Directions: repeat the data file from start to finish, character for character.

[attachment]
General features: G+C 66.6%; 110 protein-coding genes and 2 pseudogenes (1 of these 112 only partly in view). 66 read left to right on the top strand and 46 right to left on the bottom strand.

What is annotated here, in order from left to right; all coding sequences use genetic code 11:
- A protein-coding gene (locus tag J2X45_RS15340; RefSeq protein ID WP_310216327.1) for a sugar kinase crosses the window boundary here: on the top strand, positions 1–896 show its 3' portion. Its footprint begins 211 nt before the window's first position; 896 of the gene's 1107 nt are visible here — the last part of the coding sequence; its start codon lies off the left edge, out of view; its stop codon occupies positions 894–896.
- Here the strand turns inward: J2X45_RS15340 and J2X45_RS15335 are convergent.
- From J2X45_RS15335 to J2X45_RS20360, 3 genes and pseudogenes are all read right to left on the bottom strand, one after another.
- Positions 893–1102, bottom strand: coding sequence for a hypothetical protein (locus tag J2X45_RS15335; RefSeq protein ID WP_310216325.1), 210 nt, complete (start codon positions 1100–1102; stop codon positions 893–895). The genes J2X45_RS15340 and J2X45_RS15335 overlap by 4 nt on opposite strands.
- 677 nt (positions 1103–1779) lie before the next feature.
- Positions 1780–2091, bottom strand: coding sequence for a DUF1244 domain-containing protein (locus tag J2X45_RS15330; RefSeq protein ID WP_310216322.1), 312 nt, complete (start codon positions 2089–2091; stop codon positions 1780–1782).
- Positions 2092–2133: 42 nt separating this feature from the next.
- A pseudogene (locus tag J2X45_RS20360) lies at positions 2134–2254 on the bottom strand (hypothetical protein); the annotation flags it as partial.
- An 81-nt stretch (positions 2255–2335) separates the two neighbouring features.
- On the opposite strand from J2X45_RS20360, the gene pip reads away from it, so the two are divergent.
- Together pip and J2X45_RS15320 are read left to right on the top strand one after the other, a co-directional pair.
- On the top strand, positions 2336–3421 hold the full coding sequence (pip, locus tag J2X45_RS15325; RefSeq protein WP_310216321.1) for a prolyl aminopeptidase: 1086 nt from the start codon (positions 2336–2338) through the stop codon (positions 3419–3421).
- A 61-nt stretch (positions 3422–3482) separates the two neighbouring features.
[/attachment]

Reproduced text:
General features: G+C 66.6%; 110 protein-coding genes and 2 pseudogenes (1 of these 112 only partly in view). 66 read left to right on the top strand and 46 right to left on the bottom strand.

What is annotated here, in order from left to right; all coding sequences use genetic code 11:
- A protein-coding gene (locus tag J2X45_RS15340; RefSeq protein ID WP_310216327.1) for a sugar kinase crosses the window boundary here: on the top strand, positions 1–896 show its 3' portion. Its footprint begins 211 nt before the window's first position; 896 of the gene's 1107 nt are visible here — the last part of the coding sequence; its start codon lies off the left edge, out of view; its stop codon occupies positions 894–896.
- Here the strand turns inward: J2X45_RS15340 and J2X45_RS15335 are convergent.
- From J2X45_RS15335 to J2X45_RS20360, 3 genes and pseudogenes are all read right to left on the bottom strand, one after another.
- Positions 893–1102, bottom strand: coding sequence for a hypothetical protein (locus tag J2X45_RS15335; RefSeq protein ID WP_310216325.1), 210 nt, complete (start codon positions 1100–1102; stop codon positions 893–895). The genes J2X45_RS15340 and J2X45_RS15335 overlap by 4 nt on opposite strands.
- 677 nt (positions 1103–1779) lie before the next feature.
- Positions 1780–2091, bottom strand: coding sequence for a DUF1244 domain-containing protein (locus tag J2X45_RS15330; RefSeq protein ID WP_310216322.1), 312 nt, complete (start codon positions 2089–2091; stop codon positions 1780–1782).
- Positions 2092–2133: 42 nt separating this feature from the next.
- A pseudogene (locus tag J2X45_RS20360) lies at positions 2134–2254 on the bottom strand (hypothetical protein); the annotation flags it as partial.
- An 81-nt stretch (positions 2255–2335) separates the two neighbouring features.
- On the opposite strand from J2X45_RS20360, the gene pip reads away from it, so the two are divergent.
- Together pip and J2X45_RS15320 are read left to right on the top strand one after the other, a co-directional pair.
- On the top strand, positions 2336–3421 hold the full coding sequence (pip, locus tag J2X45_RS15325; RefSeq protein WP_310216321.1) for a prolyl aminopeptidase: 1086 nt from the start codon (positions 2336–2338) through the stop codon (positions 3419–3421).
- A 61-nt stretch (positions 3422–3482) separates the two neighbouring features.